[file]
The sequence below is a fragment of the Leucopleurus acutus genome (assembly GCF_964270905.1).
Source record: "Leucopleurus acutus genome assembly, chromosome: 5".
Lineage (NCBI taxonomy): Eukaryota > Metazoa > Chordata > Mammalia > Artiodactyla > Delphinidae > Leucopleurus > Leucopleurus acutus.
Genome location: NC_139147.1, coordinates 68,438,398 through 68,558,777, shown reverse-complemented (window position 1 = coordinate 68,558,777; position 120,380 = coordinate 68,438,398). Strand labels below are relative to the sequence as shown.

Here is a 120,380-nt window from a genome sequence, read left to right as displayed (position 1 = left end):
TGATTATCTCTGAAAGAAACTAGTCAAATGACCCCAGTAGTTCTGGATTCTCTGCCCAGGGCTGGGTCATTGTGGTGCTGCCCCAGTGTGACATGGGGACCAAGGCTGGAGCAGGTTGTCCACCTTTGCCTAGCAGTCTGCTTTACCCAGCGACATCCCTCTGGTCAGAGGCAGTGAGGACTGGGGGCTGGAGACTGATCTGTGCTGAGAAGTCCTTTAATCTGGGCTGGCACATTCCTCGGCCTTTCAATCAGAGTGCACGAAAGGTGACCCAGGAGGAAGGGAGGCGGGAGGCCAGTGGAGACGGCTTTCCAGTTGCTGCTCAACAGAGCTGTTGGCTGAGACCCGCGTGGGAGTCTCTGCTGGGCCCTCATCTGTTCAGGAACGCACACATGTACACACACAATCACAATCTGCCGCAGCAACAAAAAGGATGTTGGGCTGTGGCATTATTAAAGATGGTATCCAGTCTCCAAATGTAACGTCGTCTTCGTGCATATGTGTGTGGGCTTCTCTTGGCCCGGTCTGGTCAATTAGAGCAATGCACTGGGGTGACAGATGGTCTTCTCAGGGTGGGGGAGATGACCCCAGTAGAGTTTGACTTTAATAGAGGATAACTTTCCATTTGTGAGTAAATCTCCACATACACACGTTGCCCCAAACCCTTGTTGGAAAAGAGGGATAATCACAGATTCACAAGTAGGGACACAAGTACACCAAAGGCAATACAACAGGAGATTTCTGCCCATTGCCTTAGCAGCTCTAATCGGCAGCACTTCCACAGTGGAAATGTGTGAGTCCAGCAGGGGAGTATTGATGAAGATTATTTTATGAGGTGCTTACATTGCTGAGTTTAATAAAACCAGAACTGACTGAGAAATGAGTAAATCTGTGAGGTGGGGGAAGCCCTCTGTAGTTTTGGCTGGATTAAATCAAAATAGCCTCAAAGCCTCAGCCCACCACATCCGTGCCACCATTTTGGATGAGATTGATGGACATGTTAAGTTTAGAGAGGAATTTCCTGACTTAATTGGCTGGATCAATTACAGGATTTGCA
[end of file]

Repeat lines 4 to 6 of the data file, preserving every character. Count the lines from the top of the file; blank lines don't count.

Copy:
Genome location: NC_139147.1, coordinates 68,438,398 through 68,558,777, shown reverse-complemented (window position 1 = coordinate 68,558,777; position 120,380 = coordinate 68,438,398). Strand labels below are relative to the sequence as shown.

Here is a 120,380-nt window from a genome sequence, read left to right as displayed (position 1 = left end):
TGATTATCTCTGAAAGAAACTAGTCAAATGACCCCAGTAGTTCTGGATTCTCTGCCCAGGGCTGGGTCATTGTGGTGCTGCCCCAGTGTGACATGGGGACCAAGGCTGGAGCAGGTTGTCCACCTTTGCCTAGCAGTCTGCTTTACCCAGCGACATCCCTCTGGTCAGAGGCAGTGAGGACTGGGGGCTGGAGACTGATCTGTGCTGAGAAGTCCTTTAATCTGGGCTGGCACATTCCTCGGCCTTTCAATCAGAGTGCACGAAAGGTGACCCAGGAGGAAGGGAGGCGGGAGGCCAGTGGAGACGGCTTTCCAGTTGCTGCTCAACAGAGCTGTTGGCTGAGACCCGCGTGGGAGTCTCTGCTGGGCCCTCATCTGTTCAGGAACGCACACATGTACACACACAATCACAATCTGCCGCAGCAACAAAAAGGATGTTGGGCTGTGGCATTATTAAAGATGGTATCCAGTCTCCAAATGTAACGTCGTCTTCGTGCATATGTGTGTGGGCTTCTCTTGGCCCGGTCTGGTCAATTAGAGCAATGCACTGGGGTGACAGATGGTCTTCTCAGGGTGGGGGAGATGACCCCAGTAGAGTTTGACTTTAATAGAGGATAACTTTCCATTTGTGAGTAAATCTCCACATACACACGTTGCCCCAAACCCTTGTTGGAAAAGAGGGATAATCACAGATTCACAAGTAGGGACACAAGTACACCAAAGGCAATACAACAGGAGATTTCTGCCCATTGCCTTAGCAGCTCTAATCGGCAGCACTTCCACAGTGGAAATGTGTGAGTCCAGCAGGGGAGTATTGATGAAGATTATTTTATGAGGTGCTTACATTGCTGAGTTTAATAAAACCAGAACTGACTGAGAAATGAGTAAATCTGTGAGGTGGGGGAAGCCCTCTGTAGTTTTGGCTGGATTAAATCAAAATAGCCTCAAAGCCTCAGCCCACCACATCCGTGCCACCATTTTGGATGAGATTGATGGACATGTTAAGTTTAGAGAGGAATTTCCTGACTTAATTGGCTGGATCAATTACAGGATTTGCA